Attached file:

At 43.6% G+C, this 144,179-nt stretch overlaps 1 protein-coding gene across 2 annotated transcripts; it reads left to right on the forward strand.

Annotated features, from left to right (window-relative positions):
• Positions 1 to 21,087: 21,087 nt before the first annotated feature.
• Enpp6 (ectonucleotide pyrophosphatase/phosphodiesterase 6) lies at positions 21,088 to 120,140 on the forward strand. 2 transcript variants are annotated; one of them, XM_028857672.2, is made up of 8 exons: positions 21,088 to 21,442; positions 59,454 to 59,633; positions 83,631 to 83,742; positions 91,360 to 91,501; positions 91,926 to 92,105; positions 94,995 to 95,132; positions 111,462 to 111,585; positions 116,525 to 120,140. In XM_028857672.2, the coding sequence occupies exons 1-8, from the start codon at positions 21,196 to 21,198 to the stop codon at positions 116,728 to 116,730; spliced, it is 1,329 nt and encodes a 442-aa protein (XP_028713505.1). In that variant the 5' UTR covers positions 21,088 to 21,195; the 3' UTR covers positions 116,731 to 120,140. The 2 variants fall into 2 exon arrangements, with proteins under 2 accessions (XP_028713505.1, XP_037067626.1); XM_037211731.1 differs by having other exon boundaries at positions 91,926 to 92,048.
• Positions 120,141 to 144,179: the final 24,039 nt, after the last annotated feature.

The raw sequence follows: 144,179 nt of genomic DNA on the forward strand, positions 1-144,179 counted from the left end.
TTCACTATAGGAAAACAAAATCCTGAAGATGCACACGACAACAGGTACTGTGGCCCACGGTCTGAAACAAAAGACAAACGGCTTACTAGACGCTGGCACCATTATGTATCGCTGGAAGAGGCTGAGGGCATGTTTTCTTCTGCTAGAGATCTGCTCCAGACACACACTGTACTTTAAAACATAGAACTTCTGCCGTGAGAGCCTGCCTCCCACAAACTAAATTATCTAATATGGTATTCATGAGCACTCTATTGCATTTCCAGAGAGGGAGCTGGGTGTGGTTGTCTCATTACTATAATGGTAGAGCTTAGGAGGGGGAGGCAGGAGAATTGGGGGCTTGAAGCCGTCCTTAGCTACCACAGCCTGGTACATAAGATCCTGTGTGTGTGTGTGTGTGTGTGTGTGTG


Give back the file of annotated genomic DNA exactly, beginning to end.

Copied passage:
At 43.6% G+C, this 144,179-nt stretch overlaps 1 protein-coding gene across 2 annotated transcripts; it reads left to right on the forward strand.

Annotated features, from left to right (window-relative positions):
• Positions 1 to 21,087: 21,087 nt before the first annotated feature.
• Enpp6 (ectonucleotide pyrophosphatase/phosphodiesterase 6) lies at positions 21,088 to 120,140 on the forward strand. 2 transcript variants are annotated; one of them, XM_028857672.2, is made up of 8 exons: positions 21,088 to 21,442; positions 59,454 to 59,633; positions 83,631 to 83,742; positions 91,360 to 91,501; positions 91,926 to 92,105; positions 94,995 to 95,132; positions 111,462 to 111,585; positions 116,525 to 120,140. In XM_028857672.2, the coding sequence occupies exons 1-8, from the start codon at positions 21,196 to 21,198 to the stop codon at positions 116,728 to 116,730; spliced, it is 1,329 nt and encodes a 442-aa protein (XP_028713505.1). In that variant the 5' UTR covers positions 21,088 to 21,195; the 3' UTR covers positions 116,731 to 120,140. The 2 variants fall into 2 exon arrangements, with proteins under 2 accessions (XP_028713505.1, XP_037067626.1); XM_037211731.1 differs by having other exon boundaries at positions 91,926 to 92,048.
• Positions 120,141 to 144,179: the final 24,039 nt, after the last annotated feature.

The raw sequence follows: 144,179 nt of genomic DNA on the forward strand, positions 1-144,179 counted from the left end.
TTCACTATAGGAAAACAAAATCCTGAAGATGCACACGACAACAGGTACTGTGGCCCACGGTCTGAAACAAAAGACAAACGGCTTACTAGACGCTGGCACCATTATGTATCGCTGGAAGAGGCTGAGGGCATGTTTTCTTCTGCTAGAGATCTGCTCCAGACACACACTGTACTTTAAAACATAGAACTTCTGCCGTGAGAGCCTGCCTCCCACAAACTAAATTATCTAATATGGTATTCATGAGCACTCTATTGCATTTCCAGAGAGGGAGCTGGGTGTGGTTGTCTCATTACTATAATGGTAGAGCTTAGGAGGGGGAGGCAGGAGAATTGGGGGCTTGAAGCCGTCCTTAGCTACCACAGCCTGGTACATAAGATCCTGTGTGTGTGTGTGTGTGTGTGTGTGTG